While there are those who would suggest God's true children don't drink alcohol, the story of Arthur Guinness and his delicious beverage clearly proves otherwise. The Search for God and Guinness is part travelogue, part cultural history, and part Christian apologetic as Stephen Mansfield traces the origins of the famous Dublin brew and the men responsible for it. The story is unfamiliar to most of the world, despite the fact that over 10 million glasses of Guinness stout are consumed every day.
Arthur Guinness, it would seem, was a good Christian before he was a good brewmaster. Distressed by the prevalent drunkenness and alcoholism of 18th century Dublin, he wanted to create a beverage that would be healthy and tasty but without the horrible effects of gin and whiskey (the favorite libations of his day). He came up with a creamy stout that remains one of the best-tasting beer recipes available and one of the most popular drinks on the planet. He also started a trend of Christian philanthropy that the Guinness family has continued for 250 years, treating both company employees and the poor with hospitality and generosity in the name of Christ.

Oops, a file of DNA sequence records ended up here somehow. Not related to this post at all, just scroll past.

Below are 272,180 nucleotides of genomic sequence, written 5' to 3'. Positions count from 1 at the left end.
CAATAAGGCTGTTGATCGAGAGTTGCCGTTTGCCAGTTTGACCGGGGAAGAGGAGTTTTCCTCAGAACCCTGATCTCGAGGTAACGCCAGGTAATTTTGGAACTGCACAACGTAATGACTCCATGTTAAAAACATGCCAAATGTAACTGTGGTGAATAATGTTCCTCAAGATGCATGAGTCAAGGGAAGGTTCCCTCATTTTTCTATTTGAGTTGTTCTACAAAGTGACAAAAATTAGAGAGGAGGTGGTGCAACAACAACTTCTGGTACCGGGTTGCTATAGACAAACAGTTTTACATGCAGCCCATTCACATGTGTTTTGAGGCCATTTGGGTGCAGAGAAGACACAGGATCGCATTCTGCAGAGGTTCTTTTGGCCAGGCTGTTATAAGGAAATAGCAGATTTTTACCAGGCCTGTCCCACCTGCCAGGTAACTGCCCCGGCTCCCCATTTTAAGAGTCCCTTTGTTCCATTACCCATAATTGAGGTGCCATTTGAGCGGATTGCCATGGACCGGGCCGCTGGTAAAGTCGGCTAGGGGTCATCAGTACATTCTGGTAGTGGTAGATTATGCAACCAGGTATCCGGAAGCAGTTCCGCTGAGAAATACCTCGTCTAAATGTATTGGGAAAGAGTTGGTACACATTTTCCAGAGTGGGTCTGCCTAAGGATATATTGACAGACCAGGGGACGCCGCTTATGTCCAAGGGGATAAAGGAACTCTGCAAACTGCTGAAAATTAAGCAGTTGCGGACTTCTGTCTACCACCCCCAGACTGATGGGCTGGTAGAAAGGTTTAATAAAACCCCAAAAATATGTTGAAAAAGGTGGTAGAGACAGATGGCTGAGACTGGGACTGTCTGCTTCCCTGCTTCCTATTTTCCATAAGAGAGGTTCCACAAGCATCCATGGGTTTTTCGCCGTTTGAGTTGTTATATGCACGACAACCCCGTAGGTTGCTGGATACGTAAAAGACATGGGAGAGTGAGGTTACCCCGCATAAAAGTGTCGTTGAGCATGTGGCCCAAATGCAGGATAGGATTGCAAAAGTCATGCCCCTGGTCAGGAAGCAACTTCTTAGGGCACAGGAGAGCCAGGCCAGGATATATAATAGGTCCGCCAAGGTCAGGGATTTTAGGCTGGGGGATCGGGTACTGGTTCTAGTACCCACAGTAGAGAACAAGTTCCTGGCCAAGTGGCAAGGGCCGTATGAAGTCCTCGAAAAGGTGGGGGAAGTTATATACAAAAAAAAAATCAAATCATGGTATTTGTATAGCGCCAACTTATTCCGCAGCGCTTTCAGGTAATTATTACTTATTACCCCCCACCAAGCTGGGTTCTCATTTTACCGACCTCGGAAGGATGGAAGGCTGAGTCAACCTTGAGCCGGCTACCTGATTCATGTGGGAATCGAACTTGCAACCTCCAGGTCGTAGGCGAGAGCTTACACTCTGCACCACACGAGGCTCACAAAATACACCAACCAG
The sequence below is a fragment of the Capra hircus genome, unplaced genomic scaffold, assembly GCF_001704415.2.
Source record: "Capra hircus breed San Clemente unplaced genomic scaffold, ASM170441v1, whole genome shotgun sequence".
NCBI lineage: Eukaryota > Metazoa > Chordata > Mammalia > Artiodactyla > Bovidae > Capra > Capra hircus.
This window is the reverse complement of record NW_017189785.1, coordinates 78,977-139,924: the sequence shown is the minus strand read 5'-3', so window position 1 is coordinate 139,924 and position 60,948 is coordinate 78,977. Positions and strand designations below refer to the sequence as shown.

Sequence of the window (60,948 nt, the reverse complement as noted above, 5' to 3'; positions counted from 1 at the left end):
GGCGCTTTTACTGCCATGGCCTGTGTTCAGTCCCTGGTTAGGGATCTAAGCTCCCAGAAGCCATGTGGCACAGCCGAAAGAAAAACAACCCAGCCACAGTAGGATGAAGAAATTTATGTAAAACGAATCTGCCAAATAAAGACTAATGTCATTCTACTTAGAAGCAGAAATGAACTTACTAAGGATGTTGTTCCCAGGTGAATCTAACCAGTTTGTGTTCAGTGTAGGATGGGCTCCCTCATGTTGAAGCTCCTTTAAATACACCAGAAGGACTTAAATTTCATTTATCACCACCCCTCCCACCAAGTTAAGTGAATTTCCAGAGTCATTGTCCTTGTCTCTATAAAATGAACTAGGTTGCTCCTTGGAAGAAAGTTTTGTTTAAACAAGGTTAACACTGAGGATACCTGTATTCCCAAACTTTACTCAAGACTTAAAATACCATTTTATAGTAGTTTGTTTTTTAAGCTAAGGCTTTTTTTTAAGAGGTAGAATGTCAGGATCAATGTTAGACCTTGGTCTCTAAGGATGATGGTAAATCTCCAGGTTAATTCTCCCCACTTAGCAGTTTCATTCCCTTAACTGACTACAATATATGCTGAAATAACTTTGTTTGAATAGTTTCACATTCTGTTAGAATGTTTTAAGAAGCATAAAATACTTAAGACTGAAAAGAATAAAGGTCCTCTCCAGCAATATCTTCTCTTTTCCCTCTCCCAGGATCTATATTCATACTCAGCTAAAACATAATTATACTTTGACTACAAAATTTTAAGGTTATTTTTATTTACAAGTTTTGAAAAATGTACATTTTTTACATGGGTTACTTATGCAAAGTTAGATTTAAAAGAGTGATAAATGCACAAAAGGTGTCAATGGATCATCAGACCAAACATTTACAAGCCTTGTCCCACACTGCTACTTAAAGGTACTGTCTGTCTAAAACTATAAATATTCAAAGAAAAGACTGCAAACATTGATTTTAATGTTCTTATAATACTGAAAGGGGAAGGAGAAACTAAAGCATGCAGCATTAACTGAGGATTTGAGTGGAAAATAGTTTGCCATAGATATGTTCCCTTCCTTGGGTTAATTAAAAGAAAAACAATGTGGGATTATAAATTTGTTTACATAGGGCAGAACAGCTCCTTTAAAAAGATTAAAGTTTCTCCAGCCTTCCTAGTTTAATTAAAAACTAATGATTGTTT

A journalist by trade, Mansfield's prose is easy to read and often funny. A Christian himself, his study of the Guinness tradition is well-considered and favorable. He even takes into account objections from teetotaling believers and starts with a brief history of beer and its relationship to the Church, beginning with the often overlooked story of the Pilgrims' first meeting with the Indian Samoset. This isn't just a fun story—part of Mansfield's love of history stems from its capacity to make us better, wiser people, and this chronicle of the Guinness family and their beer is no exception. Whether you like beer or not, if you love Christ and the work people do in His name, you'll love Guinness after reading this book.